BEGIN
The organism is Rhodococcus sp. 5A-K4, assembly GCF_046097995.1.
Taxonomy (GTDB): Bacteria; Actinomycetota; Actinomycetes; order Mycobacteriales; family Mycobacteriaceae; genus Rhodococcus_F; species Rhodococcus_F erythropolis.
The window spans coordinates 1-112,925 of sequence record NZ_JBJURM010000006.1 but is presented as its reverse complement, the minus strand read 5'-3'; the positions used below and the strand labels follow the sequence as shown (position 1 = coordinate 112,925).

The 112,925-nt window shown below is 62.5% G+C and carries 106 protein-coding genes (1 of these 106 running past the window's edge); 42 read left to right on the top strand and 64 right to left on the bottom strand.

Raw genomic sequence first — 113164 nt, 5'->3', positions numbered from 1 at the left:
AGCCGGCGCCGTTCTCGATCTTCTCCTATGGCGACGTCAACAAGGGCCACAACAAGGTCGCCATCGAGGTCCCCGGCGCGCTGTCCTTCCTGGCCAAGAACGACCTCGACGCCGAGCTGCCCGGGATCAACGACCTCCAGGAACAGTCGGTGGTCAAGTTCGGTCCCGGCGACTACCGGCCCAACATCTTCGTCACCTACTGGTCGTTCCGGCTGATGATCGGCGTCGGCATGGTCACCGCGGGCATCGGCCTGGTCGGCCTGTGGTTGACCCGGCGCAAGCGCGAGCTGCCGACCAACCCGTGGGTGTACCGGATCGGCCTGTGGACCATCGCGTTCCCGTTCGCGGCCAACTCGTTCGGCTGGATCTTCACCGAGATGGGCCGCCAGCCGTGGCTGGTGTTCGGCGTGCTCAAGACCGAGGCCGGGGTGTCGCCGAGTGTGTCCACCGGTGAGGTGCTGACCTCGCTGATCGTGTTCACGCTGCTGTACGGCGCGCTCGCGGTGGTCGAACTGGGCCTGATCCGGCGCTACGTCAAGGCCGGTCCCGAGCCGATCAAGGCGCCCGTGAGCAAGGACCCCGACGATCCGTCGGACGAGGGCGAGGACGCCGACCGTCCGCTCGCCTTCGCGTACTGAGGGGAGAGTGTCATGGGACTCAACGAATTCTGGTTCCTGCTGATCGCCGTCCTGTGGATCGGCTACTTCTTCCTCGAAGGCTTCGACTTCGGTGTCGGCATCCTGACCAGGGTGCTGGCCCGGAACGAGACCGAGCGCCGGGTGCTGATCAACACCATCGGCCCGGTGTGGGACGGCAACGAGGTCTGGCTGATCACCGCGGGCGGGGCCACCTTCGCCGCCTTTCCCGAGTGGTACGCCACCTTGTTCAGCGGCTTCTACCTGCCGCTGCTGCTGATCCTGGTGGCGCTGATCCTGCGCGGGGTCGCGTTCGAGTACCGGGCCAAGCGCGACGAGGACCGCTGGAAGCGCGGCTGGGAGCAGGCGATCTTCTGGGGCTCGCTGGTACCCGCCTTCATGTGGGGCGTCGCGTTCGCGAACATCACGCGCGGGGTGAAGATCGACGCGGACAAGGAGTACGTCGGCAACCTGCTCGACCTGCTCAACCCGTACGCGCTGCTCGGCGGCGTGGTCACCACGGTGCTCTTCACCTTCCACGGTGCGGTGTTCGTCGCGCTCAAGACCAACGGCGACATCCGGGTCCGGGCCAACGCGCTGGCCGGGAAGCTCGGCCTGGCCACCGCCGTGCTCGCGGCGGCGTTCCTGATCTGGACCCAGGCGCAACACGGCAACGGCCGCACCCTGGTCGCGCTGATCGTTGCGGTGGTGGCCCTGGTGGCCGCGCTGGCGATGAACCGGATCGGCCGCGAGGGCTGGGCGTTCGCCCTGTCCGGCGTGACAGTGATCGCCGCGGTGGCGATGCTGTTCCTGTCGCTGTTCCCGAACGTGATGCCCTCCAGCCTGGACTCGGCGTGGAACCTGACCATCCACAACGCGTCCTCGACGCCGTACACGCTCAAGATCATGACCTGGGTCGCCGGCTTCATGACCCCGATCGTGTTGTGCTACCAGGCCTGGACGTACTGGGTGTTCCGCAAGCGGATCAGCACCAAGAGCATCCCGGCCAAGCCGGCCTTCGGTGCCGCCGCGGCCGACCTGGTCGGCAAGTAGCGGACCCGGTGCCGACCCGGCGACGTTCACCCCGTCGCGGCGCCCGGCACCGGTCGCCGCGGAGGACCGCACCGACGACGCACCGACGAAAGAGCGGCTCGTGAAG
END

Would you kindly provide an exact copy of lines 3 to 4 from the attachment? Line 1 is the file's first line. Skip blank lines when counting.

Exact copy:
The window spans coordinates 1-112,925 of sequence record NZ_JBJURM010000006.1 but is presented as its reverse complement, the minus strand read 5'-3'; the positions used below and the strand labels follow the sequence as shown (position 1 = coordinate 112,925).

The 112,925-nt window shown below is 62.5% G+C and carries 106 protein-coding genes (1 of these 106 running past the window's edge); 42 read left to right on the top strand and 64 right to left on the bottom strand.